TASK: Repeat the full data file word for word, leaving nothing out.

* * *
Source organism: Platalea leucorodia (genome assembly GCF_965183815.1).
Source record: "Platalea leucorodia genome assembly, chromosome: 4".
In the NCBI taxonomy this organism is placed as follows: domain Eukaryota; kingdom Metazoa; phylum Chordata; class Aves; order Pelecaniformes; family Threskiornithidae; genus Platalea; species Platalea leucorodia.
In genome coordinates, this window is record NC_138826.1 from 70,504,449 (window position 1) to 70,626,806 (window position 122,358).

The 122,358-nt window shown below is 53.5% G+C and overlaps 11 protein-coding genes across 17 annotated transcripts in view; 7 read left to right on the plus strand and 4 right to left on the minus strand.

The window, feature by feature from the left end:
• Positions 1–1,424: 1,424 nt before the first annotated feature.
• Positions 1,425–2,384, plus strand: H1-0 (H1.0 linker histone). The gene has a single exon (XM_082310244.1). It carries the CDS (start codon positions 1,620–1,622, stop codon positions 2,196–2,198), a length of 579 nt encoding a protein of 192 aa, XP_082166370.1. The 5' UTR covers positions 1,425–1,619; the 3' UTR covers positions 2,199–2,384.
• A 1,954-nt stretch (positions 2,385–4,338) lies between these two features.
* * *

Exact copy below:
Source organism: Platalea leucorodia (genome assembly GCF_965183815.1).
Source record: "Platalea leucorodia genome assembly, chromosome: 4".
In the NCBI taxonomy this organism is placed as follows: domain Eukaryota; kingdom Metazoa; phylum Chordata; class Aves; order Pelecaniformes; family Threskiornithidae; genus Platalea; species Platalea leucorodia.
In genome coordinates, this window is record NC_138826.1 from 70,504,449 (window position 1) to 70,626,806 (window position 122,358).

The 122,358-nt window shown below is 53.5% G+C and overlaps 11 protein-coding genes across 17 annotated transcripts in view; 7 read left to right on the plus strand and 4 right to left on the minus strand.

The window, feature by feature from the left end:
• Positions 1–1,424: 1,424 nt before the first annotated feature.
• Positions 1,425–2,384, plus strand: H1-0 (H1.0 linker histone). The gene has a single exon (XM_082310244.1). It carries the CDS (start codon positions 1,620–1,622, stop codon positions 2,196–2,198), a length of 579 nt encoding a protein of 192 aa, XP_082166370.1. The 5' UTR covers positions 1,425–1,619; the 3' UTR covers positions 2,199–2,384.
• A 1,954-nt stretch (positions 2,385–4,338) lies between these two features.